Healthy Boundaries - January 17, 2022

Sometimes it can be difficult to define our personal boundaries, especially as a caregiver. Physical and emotional boundaries are necessary to help keep us healthy, but many of us feel guilty when we put our own needs first and practice self-care. But, if we don’t put our needs first and take care of ourselves, then the process of taking care of others can lead to resentment and exhaustion. Which can lead to emotional and physical problems.

As a caregiver our services, time, and energy are needed to help others and (most of the time) caring for others is joyful. But what happens when our personal and emotional boundaries diminish? Maybe over time we extend ourselves a little bit more… and a little bit more… until we feel overwhelmed. This is a clear sign to reevaluate healthy boundaries and get ourselves back on track.

What do healthy boundaries look like?

When you think about what you need to live your best life, you can use your answers to develop your boundaries. Are you a morning person? Consider setting an appointment for yourself in the morning to meditate, or exercise, or read… Set that time aside and let family members know not to disturb you during that scheduled time.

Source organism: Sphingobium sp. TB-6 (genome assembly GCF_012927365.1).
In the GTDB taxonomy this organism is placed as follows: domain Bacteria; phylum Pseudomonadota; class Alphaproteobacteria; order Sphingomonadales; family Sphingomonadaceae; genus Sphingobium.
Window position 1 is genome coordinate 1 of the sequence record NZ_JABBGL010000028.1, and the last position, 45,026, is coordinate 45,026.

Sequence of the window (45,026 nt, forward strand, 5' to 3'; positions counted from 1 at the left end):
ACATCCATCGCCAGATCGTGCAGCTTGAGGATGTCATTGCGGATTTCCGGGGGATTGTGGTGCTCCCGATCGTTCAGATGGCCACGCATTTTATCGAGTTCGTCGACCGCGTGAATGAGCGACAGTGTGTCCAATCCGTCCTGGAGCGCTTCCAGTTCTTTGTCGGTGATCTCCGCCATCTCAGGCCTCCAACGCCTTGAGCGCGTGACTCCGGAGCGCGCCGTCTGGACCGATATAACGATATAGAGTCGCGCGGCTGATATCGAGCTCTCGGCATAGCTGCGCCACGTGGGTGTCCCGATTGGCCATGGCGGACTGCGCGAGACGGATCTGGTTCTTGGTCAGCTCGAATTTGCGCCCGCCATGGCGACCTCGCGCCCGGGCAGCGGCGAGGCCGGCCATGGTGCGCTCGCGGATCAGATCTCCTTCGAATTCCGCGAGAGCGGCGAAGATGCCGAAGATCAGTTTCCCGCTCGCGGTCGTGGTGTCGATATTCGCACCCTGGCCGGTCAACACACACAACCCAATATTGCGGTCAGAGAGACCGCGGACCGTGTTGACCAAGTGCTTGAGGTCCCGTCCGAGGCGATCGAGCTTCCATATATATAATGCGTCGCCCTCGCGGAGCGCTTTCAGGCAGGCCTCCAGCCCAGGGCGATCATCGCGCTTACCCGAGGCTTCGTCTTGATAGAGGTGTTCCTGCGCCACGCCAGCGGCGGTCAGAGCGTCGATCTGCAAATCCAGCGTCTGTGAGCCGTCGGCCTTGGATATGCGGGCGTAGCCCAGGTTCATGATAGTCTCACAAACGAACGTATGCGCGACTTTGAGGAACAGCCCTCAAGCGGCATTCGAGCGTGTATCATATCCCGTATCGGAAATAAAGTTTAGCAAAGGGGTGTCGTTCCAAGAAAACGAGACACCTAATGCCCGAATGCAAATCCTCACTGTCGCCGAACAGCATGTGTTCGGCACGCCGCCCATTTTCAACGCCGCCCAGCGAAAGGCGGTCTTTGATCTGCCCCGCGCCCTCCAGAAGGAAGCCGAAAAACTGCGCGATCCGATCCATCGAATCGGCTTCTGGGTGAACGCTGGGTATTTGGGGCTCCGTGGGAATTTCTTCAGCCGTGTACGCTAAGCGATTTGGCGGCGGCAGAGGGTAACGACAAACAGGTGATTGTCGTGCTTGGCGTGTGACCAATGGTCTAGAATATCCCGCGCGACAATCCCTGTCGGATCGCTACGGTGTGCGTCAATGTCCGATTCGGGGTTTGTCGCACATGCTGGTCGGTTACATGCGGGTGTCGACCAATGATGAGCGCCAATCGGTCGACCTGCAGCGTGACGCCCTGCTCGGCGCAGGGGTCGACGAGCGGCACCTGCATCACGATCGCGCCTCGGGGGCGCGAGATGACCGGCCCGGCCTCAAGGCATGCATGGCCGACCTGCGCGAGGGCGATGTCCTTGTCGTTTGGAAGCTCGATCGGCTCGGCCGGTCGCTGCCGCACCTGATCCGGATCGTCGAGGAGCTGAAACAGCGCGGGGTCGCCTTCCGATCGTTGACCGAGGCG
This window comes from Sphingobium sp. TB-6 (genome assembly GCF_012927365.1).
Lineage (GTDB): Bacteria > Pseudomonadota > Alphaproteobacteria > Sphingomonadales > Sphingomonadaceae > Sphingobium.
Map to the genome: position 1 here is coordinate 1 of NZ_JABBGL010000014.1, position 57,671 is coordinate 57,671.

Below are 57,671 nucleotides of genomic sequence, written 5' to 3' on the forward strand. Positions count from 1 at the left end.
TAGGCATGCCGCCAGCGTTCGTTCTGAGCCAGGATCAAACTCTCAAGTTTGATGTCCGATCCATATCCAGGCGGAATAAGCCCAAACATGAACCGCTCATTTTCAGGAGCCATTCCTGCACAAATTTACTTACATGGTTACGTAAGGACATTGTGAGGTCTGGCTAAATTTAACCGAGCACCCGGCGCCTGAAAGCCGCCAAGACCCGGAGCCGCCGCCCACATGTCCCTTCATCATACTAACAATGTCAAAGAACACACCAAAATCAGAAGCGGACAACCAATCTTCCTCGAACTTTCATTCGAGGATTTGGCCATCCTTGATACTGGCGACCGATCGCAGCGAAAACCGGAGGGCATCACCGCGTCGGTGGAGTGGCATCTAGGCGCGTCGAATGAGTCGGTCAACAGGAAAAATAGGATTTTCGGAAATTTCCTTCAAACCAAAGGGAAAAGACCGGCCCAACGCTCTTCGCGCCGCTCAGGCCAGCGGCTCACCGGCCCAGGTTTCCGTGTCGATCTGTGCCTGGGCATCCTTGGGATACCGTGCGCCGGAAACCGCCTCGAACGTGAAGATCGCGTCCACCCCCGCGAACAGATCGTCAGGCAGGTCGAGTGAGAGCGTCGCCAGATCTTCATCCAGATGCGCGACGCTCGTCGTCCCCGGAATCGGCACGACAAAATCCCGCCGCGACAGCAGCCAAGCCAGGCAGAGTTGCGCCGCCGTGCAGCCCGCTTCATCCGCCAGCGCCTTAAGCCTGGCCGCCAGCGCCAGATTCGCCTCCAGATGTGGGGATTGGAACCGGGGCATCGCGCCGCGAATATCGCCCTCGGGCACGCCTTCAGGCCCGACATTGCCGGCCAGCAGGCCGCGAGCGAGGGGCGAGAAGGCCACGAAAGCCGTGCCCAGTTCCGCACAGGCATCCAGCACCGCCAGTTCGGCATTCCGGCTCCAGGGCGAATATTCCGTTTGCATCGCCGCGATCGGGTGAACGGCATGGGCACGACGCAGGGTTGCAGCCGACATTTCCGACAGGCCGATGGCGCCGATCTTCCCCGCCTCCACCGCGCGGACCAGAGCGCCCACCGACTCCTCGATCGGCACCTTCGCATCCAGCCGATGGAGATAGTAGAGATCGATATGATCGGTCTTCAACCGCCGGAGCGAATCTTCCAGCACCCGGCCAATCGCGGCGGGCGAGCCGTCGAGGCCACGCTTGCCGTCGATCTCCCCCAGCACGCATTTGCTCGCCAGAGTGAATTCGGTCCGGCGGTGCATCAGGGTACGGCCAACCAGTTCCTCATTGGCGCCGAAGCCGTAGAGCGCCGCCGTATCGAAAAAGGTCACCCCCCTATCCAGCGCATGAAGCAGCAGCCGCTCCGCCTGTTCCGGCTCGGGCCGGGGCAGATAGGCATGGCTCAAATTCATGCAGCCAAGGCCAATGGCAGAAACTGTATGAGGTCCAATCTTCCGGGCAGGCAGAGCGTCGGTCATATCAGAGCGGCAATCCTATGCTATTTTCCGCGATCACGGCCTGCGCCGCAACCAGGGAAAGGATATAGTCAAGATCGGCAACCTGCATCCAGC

Do you tend to say ‘yes’ to every request just because you know you can do the thing? Learn to say ‘no’ to requests that don’t fit in your schedule or fulfill your personal and career intentions. When you continue to say yes when you really want to say no it can lead to resentment very quickly. And putting too many things on our To Do list can leave us overwhelmed. Make yourself a priority on your calendar! 

You can even block off time on your schedule to “do nothing”. Simply relax. When it’s on your schedule you don’t need to fight for it or try to fit it in between meetings and meal prep - reclaim your time. 

Include everyone

When your family and coworkers are aware of your boundaries, it benefits everyone. Setting personal boundaries helps to model this healthy behavior for your family members. Setting boundaries at work encourages your team members to respect your time, which in turn will help them respect their own time. Everyone wins. 

Try This

Grab your art supplies and try this art task:

  • List areas in your life that you have (or want to have) boundaries. For example: your exercise time; your meditation / relaxation time; no work calls after work hours; no unannounced visitors at home… 
  • Next, draw a boundary line around that area as you envision the boundary to currently be - is it a solid line no one can pass? Is it a dashed line with large openings allowing more than necessary intrusions? Is there no boundary at all?

When you visually see how your boundaries are set up, you can reevaluate where you want to change them. Start respecting your time and space and show others how to do the same.

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The C.A.R.E. Program team would love to connect with you! 


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